Once you have identified the contact, the best approach is probably to write an email to the contact person, identifying yourself as an ISOC member, and explaining that you are aware of the WTPF, and would like to provide some information about key issues under discussion. You should include the URL for the ISOC material on the web site, which is: http://www.isoc.org/ituwtpf. You might also want to offer to meet with the officials to provide information about the issues.
In addition to the topics covered by the fact sheets, it would be helpful if you explain to the delegates the importance of the principles that have made the Internet the powerful force it is today. ISOC President and CEO, Lynn St. Amour recently made an excellent speech explaining this point. An excerpt is included in the Annex to this note, and the full text of the speech is on the ISOC web site.
This is an important message for your government to hear. As outlined in ISOC's background paper on the WTPF, the topics being discussed in Lisbon in April are vital to the future of the Internet. You can help to ensure that your government is well informed as they prepare to take part in the Forum, so that they can make good decisions and encourage the growth of the Internet for all.
If you do reach out to your government, please let us know. If you think it would be good for ISOC staff to try to connect with the officials you speak to while they are in Lisbon, please be sure to send their full name to the email address below.
Please also let me know if you find this document useful, or if you have any suggestions about how it could be improved. We on the ISOC staff are interested in working with chapters and members to make a difference in the world's Internet policy framework. Your feedback is an important component of that effort.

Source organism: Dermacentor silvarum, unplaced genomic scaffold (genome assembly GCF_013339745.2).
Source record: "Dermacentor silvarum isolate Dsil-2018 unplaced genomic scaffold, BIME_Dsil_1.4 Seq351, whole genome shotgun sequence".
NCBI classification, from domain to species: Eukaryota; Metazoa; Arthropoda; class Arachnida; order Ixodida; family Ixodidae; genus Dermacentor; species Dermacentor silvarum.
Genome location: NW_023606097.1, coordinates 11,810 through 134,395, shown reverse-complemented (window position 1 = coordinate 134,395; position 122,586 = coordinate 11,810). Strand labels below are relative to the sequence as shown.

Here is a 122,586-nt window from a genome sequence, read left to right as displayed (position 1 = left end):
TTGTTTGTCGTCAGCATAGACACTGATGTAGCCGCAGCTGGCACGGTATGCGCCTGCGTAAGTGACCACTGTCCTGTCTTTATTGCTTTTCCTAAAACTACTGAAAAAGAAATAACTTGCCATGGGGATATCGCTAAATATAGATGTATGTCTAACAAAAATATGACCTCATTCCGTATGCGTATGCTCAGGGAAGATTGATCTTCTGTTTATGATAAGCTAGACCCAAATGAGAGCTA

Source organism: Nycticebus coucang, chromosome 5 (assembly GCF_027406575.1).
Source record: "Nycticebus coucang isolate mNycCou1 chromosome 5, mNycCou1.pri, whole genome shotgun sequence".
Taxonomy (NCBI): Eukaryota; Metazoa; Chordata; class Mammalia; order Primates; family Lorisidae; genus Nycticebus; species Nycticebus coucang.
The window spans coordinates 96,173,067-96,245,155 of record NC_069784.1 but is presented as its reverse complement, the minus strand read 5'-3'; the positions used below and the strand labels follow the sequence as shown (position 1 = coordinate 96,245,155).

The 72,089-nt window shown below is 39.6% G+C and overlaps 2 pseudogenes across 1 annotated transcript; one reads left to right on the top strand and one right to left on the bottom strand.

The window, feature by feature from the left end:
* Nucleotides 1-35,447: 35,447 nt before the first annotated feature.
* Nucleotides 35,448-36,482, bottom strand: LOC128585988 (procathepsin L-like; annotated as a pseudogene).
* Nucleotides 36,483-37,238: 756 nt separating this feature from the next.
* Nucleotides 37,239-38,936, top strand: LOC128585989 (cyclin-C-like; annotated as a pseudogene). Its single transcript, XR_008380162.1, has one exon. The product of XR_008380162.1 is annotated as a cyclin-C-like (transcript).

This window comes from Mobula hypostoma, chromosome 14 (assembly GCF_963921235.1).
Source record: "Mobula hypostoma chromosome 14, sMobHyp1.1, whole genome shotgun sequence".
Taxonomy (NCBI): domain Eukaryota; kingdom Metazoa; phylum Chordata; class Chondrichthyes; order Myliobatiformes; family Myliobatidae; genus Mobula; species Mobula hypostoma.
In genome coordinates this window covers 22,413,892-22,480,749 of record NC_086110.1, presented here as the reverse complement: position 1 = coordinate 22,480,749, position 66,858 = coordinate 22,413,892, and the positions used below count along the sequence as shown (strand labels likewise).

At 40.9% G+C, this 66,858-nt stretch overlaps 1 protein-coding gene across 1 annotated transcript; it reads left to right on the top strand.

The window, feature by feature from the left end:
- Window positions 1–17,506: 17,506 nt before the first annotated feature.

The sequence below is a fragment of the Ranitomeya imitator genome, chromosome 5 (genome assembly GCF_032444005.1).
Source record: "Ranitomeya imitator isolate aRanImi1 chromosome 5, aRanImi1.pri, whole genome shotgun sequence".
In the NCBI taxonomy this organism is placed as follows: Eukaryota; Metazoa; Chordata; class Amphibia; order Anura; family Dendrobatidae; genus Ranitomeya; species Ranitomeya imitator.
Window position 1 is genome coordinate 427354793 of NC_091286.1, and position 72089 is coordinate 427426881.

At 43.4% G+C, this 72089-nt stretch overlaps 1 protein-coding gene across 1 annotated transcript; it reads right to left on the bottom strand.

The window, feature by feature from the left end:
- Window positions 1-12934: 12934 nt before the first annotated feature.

Comments and questions to:
Annex: Excerpt from Lynn St. Amour's speech "The role of ICT to ensure a global sustainable future," Brussels, 22 January 2009.
In the Internet community, we talk a lot about the open, collaborative Internet Model, because the success and value of the Internet unequivocally lies in its development and management model.
The Internet is a network of tens of thousands of networks, drawing overall resilience from this distributed responsibility.
It works because of the collaborative engagement of many organizations and individuals from across the world. People and organizations from many backgrounds and with different expertise are involved: private sector, civil society, government officials, academics, and researchers.
The development of the Internet is based on open standards, mainly developed through the Internet Engineering Task Force. They are openly developed, and broadly and freely distributed. Participation is based on knowledge, need, and interest, rather than formal membership.
And finally, the Internet Model is based on widely supported key principles, such as the "end-to-end principle," which supports the global deployment of innovative, and often surprising applications. Those who create applications don't need permission to deploy them on the Internet. And perhaps most importantly, users themselves choose which applications best meet their needs (hopefully with no intermediate filtering).